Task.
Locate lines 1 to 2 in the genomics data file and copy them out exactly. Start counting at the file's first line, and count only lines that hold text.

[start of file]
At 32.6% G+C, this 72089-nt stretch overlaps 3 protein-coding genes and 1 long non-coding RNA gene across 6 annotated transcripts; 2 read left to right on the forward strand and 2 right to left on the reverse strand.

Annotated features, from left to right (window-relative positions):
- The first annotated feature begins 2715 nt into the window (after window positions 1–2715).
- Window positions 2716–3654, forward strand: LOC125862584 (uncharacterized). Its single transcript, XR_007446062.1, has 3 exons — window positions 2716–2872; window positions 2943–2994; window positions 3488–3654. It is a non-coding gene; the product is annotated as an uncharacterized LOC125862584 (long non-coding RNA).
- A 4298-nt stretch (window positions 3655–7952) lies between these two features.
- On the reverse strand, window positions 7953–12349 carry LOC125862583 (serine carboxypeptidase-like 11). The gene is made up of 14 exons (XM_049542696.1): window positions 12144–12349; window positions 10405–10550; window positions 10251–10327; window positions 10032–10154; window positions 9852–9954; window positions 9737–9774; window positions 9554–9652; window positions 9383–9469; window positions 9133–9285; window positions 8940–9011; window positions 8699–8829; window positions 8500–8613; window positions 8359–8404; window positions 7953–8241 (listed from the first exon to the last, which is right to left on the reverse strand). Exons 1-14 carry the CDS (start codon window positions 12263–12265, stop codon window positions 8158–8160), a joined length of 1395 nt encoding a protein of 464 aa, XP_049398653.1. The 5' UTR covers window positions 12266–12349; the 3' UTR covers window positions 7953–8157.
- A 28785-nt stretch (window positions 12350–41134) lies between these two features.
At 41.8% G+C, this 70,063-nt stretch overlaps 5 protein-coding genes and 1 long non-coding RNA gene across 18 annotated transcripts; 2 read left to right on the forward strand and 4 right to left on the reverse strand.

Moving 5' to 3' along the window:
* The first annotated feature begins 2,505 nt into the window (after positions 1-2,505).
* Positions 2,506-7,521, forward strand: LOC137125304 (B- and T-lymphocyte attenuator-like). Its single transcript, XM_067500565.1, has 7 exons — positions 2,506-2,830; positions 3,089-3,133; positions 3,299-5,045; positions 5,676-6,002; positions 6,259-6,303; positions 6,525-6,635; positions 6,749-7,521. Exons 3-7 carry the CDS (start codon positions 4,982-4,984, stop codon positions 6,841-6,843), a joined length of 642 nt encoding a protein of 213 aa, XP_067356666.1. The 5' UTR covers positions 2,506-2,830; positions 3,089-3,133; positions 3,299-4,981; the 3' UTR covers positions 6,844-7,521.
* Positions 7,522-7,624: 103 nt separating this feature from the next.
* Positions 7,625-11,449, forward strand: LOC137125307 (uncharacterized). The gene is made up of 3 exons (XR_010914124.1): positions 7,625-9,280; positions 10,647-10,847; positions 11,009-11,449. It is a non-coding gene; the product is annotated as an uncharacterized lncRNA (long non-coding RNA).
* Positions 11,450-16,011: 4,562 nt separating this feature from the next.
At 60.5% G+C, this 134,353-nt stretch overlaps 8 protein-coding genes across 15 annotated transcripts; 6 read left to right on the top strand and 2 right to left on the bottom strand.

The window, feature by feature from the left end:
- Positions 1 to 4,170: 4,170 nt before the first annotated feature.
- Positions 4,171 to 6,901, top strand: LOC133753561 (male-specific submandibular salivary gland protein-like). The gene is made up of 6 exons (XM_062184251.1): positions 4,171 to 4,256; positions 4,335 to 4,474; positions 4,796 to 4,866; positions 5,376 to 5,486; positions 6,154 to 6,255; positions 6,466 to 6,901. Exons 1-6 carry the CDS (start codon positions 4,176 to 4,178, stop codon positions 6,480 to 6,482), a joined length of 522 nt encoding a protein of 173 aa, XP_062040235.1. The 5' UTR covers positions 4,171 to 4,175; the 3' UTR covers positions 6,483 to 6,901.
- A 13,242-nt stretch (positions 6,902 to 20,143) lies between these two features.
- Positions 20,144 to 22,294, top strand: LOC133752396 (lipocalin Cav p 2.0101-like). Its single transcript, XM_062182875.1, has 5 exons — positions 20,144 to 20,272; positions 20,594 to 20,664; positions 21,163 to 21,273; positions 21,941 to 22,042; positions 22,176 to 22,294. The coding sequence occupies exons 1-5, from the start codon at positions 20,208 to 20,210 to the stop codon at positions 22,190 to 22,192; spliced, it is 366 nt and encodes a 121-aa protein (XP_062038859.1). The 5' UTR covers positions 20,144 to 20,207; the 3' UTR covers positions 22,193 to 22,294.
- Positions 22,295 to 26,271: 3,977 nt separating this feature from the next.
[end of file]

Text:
At 32.6% G+C, this 72089-nt stretch overlaps 3 protein-coding genes and 1 long non-coding RNA gene across 6 annotated transcripts; 2 read left to right on the forward strand and 2 right to left on the reverse strand.

Annotated features, from left to right (window-relative positions):